AUSTIN -- State lawmakers went back to work Tuesday, ready to tackle the state's pressing issues, even as a potential battle for House leadership ended as the leading challenger withdrew from the race.Republican House Speaker Joe Straus was re-elected by acclamation after conservative challenger David Simpson, a Tea Party-backed GOP lawmaker from Longview, withdrew his candidacy, saying House leaders agreed to address some of the internal reforms that had been the centerpiece of his brief candidacy."Theodore Roosevelt once said, 'The best prize that life has to offer is the chance to work hard at work worth doing,'" Straus said after being re-elected. "Improving education, expanding opportunity and meeting the challenges of a growing population -- this is work worth doing. And it is work that can no longer be ignored."So let us be consumed by the urgency of the task before us. Let us be bold. Let us be visionary. and let us focus on what Texas can be."Electing a speaker had loomed as one of the few elements of controversy on an opening day mostly devoted to ceremony. Legislators -- including scores of newcomers fresh from election victories in November -- are embarking on a 140-day session loaded with divisive issues.But on Tuesday, members of the 83rd Legislature greeted each other with smiles and handshakes -- some shedding happy tears as they took their oaths of office.Even so, there was a serious mood, as state lawmakers know they have much to accomplish before the end of the session."There are hard choices before this body that call to be solved," Dr. Tom Pace, senior pastor at St. Luke's United Methodist Church in Houston, said during the invocation in the Texas Senate. "[All Texans] need us to make decisions that are not easy ones, we need you to lead the way forward for us."Texas Gov. Rick Perry spoke to both chambers, noting that the economy has improved greatly during the past two years.But tough decisions still loom, he cautioned lawmakers."Two years ago we chose a fiscally conservative path that has led us here today by prioritizing and tightening our belts. This session is an opportunity to rededicate ourselves to the policies that have made Texas economically strong in the first place," the governor said."When people keep more of their own money it's better for them, it's better for their families, and it's better for the state."During this session, which ends May 27, lawmakers will deal with thousands of bills addressing issues ranging from healthcare and gambling to educational measures and concealed handguns. But the only bill they must address is passing a state budget. And Comptroller Susan Combs has predicted state lawmakers will have $101.4 billion to spend on the state's budget during the next two years.For the most part, Tuesday was about pomp and circumstance as both Senate and House members took their oaths of office in chambers filled with friends, family and constituents. Folding chairs were set up in both chambers to accommodate the throngs of visitors and distinguished guests.Hundreds of North Texans -- including former Fort Worth Mayor Kenneth Barr, Fort Worth City Councilman Joel Burns, Tarrant County Commissioner Roy C. Brooks and political strategist J.D. Angle -- made their way to Austin to watch their elected officials take office and attend receptions and parties.Texas Secretary of State John Steen called the 150-member House to order at 12:01 p.m. and urged veteran lawmakers and freshmen alike to think big as they tackle state problems ranging from water to transportation."Now is not the time for small thinking," said Steen, appointed by Perry to the post in November, calling Texas "a state of big ideas."In the Senate, Lt. Gov. David Dewhurst called the chamber to order at 12:08 p.m., making his biggest public appearance since losing last year's GOP primary battle for the U.S. Senate to now U.S. Sen. Ted Cruz.Dewhurst, the Senate's presiding officer who has said he will run for re-election next year, has pledged to make Texas the most "fiscally and socially conservative state in the country." That likely means he will push for legislative measures to keep the budget low, creating more restrictions on abortion, allowing school vouchers and requiring recipients of welfare and unemployment to be drug tested.During the swearing-in ceremony Tuesday, state Sen. Wendy Davis, D-Fort Worth, took the oath of office for her second term, after winning a hard-fought re-election battle in Senate District 10 against former state Rep. Mark Shelton, R-Fort Worth. This was one of the most watched and costly races in the November election, as Democrats statewide backed Davis and Republicans statewide -- including many of Davis' current Senate colleagues -- stood by Shelton.Davis has said there's "no time for grudge matches." Former state Rep. Kelly Hancock, a North Richland Hills Republican, took the oath of office as the senator representing District 9. He replaces the retiring state Sen. Chris Harris, R-Arlington.Straus challenge faltersIn the House, Straus, who has served as speaker since 2009, was virtually assured of winning re-election with the approach of the session but Simpson signaled as late as Monday evening that he planned to stay in the race and not withdraw.He was re-elected by acclamation after Simpson withdrew his candidacy.Straus, a San Antonio Republican who has been a House member since 2005, has periodically confronted conservative dissent during his four years as House leader but has beaten back potential challenges. Paxton, now in the Senate, also challenged Straus for the speakership in the past, in 2011, but he also withdrew his bid on the first day.Straus, 53, was first elected speaker in 2009 after a coalition of Republicans and Democrats ousted former Speaker Tom Craddick of Midland, who has served in 22 legislative sessions and is now the dean of the House. Craddick was applauded when he was recognized on the House floor.Simpson began his challenge several weeks ago after a previous opponent, Rep. Bryan Hughes, R-Mineola, dropped out of the race and threw his support to Simpson, who was elected to the House in 2010.Simpson said that he was withdrawing his candidacy "at the request of colleagues," adding that the House leadership was receptive to possible internal reforms.Dave Montgomery, 512-739-4471Twitter: @daveymontgomeryAnna M. Tinsley, 817-390-7610Twitter: @annatinsley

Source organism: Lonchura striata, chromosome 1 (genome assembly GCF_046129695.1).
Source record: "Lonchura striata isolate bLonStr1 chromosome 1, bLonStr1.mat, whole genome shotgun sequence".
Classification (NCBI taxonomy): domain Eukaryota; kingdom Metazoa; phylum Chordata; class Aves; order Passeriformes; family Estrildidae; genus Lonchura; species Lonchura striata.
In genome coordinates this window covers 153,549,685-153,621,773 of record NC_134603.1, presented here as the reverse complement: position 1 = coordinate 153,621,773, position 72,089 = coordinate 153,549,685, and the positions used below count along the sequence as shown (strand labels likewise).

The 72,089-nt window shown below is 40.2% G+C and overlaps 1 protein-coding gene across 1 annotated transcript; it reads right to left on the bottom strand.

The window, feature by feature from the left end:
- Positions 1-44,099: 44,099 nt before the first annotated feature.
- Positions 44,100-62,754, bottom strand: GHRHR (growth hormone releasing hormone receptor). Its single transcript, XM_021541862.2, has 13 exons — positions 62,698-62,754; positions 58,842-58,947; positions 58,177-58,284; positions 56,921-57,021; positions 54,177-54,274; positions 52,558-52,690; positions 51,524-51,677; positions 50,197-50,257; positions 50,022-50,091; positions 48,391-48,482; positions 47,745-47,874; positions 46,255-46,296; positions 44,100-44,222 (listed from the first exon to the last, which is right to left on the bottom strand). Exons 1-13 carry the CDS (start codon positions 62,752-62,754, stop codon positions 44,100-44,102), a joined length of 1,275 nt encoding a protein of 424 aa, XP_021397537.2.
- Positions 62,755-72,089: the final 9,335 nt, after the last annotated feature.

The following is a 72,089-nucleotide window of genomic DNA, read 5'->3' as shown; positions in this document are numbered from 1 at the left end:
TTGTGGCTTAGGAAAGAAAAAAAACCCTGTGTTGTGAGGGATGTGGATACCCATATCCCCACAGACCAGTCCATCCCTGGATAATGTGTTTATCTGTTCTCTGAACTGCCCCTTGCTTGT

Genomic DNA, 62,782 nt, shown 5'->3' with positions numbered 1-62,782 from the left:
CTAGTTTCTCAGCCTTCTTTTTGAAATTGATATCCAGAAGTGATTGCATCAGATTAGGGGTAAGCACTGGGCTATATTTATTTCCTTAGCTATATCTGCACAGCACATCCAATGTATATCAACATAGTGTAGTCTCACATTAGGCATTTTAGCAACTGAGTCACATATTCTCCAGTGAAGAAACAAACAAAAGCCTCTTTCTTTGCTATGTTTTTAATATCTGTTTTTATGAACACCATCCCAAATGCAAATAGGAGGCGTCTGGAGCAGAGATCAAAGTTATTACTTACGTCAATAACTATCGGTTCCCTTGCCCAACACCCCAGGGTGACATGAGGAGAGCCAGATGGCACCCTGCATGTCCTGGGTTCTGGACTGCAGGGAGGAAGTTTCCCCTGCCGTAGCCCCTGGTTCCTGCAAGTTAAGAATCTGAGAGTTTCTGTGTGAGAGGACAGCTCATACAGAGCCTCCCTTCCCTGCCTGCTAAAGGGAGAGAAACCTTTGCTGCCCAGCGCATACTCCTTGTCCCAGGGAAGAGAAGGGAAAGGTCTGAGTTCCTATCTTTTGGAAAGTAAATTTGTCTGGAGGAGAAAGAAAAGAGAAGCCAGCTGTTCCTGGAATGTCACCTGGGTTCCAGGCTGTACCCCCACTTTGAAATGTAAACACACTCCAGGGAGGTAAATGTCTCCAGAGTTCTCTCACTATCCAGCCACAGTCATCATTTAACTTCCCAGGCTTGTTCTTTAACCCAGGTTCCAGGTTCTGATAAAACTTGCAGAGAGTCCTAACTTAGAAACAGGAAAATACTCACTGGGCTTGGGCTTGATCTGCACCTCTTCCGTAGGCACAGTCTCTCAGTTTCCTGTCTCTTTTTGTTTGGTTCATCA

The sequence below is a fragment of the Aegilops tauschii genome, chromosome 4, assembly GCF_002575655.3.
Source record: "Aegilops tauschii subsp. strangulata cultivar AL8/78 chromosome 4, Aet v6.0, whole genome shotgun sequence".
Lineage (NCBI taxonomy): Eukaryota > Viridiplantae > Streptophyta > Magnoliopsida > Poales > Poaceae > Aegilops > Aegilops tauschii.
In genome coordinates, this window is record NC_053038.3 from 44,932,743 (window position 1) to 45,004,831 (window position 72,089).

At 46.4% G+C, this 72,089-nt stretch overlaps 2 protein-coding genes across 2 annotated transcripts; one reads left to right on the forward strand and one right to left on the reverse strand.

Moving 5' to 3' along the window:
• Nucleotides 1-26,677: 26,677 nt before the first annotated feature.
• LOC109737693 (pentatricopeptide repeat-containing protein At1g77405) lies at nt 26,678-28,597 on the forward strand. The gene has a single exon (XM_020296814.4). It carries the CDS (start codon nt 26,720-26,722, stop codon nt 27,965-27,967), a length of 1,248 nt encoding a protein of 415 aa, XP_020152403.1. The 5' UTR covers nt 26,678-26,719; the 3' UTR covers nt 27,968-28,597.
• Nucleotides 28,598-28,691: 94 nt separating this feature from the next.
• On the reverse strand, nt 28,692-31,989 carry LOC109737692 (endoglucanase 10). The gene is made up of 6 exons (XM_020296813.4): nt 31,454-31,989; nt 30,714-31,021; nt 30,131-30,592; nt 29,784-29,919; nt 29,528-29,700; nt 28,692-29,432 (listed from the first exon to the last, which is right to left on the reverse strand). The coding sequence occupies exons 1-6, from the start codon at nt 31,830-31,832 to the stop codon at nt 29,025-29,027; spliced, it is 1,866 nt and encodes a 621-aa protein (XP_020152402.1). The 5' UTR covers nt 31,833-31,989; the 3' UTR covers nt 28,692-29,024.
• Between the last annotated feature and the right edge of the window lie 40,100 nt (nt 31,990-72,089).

General purpose revenue expected over next two years.
The 83rd session of the Texas Legislature will run for 140 days.
Deadline for filing bills and joint resolutions other than local bills and emergency measures
Last day of the session
Last day the governor may sign or veto bills passed during the regular session
Date that bills without specific effective dates become law
Info: Texas Legislative Council: www.tlc.state.tx.us